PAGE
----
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Natural Awakenings Charlotte

Kenneth Davis on Learning From the Last Global Plague

Oct 31, 2019 09:30AM

photo by Nina Subin

by Randy Kambic

Along with annual flu season warnings, there’s more news than usual on the dangers of microbes and transmittable diseases, including recent domestic measles outbreaks and the rise of resistant bacteria from the improper use of antibiotics. In his latest book released earlier this year, More Deadly than War: The Hidden History of the Spanish Flu and the First World War, Kenneth C. Davis describes the worldwide epidemic that killed millions only a century ago and warns of a potential relapse.

Davis is also the author of In the Shadow of Liberty, an American Library Association Notable Book and a finalist for the Youth Adult Library Service Association Award for Excellence in Nonfiction. His New York Times bestselling and critically acclaimed Don’t Know Much About book series for both adults and children makes many, sometimes esoteric facts and figures on history, The Bible, the universe, geography and other subjects come alive. Davis is a TED-Ed educator whose lectures are globally available online.

What inspired you to tackle this deadly subject?

My editor had the flu and mentioned that her grandmother died of the Spanish Flu. I said that’s a fascinating subject. She said if you ever want to write about it, I’d love to know, and it was around the time that I was beginning to think about the 100th anniversary of the flu and the end of World War I. These were two extraordinary moments in modern human history that many people don’t understand.

What makes the Spanish Flu epidemic relevant today?

It was the most extraordinary pandemic in modern times, the worst since the Black Plague. So many aspects of the story can teach us lessons, like the role of propaganda that created the circumstances that allowed the flu to flourish, politicians ignoring sound science. In Philadelphia in September of 1918, the health commissioner was warned not to allow a big parade that was meant to sell war bonds. He did, and 200,000 people crowded the streets. Two days later, there was not a hospital bed left in the city. It was that sudden and explosive gathering of mass numbers of people that lit the fuse for a tremendous flu bomb to explode.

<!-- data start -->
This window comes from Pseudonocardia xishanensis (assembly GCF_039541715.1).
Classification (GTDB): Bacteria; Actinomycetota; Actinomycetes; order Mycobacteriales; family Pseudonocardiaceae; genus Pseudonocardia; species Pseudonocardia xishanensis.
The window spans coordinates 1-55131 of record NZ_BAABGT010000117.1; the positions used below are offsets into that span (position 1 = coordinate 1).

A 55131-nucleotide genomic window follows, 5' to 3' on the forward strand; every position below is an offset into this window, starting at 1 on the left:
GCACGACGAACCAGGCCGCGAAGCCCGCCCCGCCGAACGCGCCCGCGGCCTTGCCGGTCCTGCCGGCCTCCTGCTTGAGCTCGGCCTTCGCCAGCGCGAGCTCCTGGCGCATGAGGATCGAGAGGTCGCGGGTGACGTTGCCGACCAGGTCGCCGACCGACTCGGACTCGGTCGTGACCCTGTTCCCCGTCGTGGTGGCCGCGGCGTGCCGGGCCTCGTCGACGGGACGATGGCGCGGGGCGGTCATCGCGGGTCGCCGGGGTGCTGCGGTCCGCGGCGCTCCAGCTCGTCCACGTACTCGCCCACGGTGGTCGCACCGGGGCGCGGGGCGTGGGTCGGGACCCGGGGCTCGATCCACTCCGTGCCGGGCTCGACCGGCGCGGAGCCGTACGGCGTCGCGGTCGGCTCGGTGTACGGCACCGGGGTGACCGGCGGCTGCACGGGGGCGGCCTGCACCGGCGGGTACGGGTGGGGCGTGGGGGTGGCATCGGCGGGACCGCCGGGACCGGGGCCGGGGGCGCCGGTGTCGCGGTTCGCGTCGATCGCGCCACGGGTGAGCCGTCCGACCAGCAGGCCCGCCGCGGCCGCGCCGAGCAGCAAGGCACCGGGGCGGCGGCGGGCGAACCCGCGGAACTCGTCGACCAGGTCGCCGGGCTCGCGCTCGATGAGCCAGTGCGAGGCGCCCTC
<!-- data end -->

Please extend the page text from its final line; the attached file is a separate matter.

It’s important to understand the connection between science and history. Often, we treat history as a collection of dates, battles and speeches, and we don’t connect with what was going in the scientific and medical world, but these things are always closely linked together. Disease has always been more deadly than war, and that makes it more relevant than ever, because there are crises and conflict zones all over the world today. The situation is ripe for that explosion of another infectious disease.

Should we take for granted that some health risks of the past have been totally eradicated via modern medicine?

We should not. It’s dangerous to be complacent. All too often, there’s a cost in disregarding sound medical advice—what we know to be true—because we might have heard something else, and this is truer than ever with social media. The nature of the flu virus, of infectious diseases, is that they change, evolve and mutate rapidly like the Spanish Flu did.

Why do you write, “Another pandemic is a distinct possibility”?

Such pandemic diseases are often diseases of crowds. We live in a world that’s more crowded, where high-speed transportation is much more readily capable of spreading a pandemic. When we have a world in which scientific risks and information is disregarded, that’s when we have the possibility of another pandemic. Then there’s climate change. We are living in a world that’s wetter and warmer. This breeds the possibilities for more disease. When we weaken guardrails, when we don’t fund science and disease prevention properly, we take great risks.

What do you think about the stronger enforcement of vaccinations because of measles outbreaks?

We’ve had the largest outbreak of measles in decades, and it’s a disease we thought we had pretty much defeated a long time ago. But because of the spread of misinformation, rumors and unverified scientific medical information, we have a dangerous outbreak of measles in this country. People have traveled to places where there were no vaccinations, then return home. This is a clear and very present danger of the “anti-vaxx” movement, as it’s called. It ignores long-established, peer-reviewed science over decades and unfortunately, we are in a time when someone with a megaphone or microphone or another platform can reach a lot of people with a lot of very dangerous information. We ignore sound science at great peril.


Randy Kambic, of Estero, Florida, is a freelance writer and editor.

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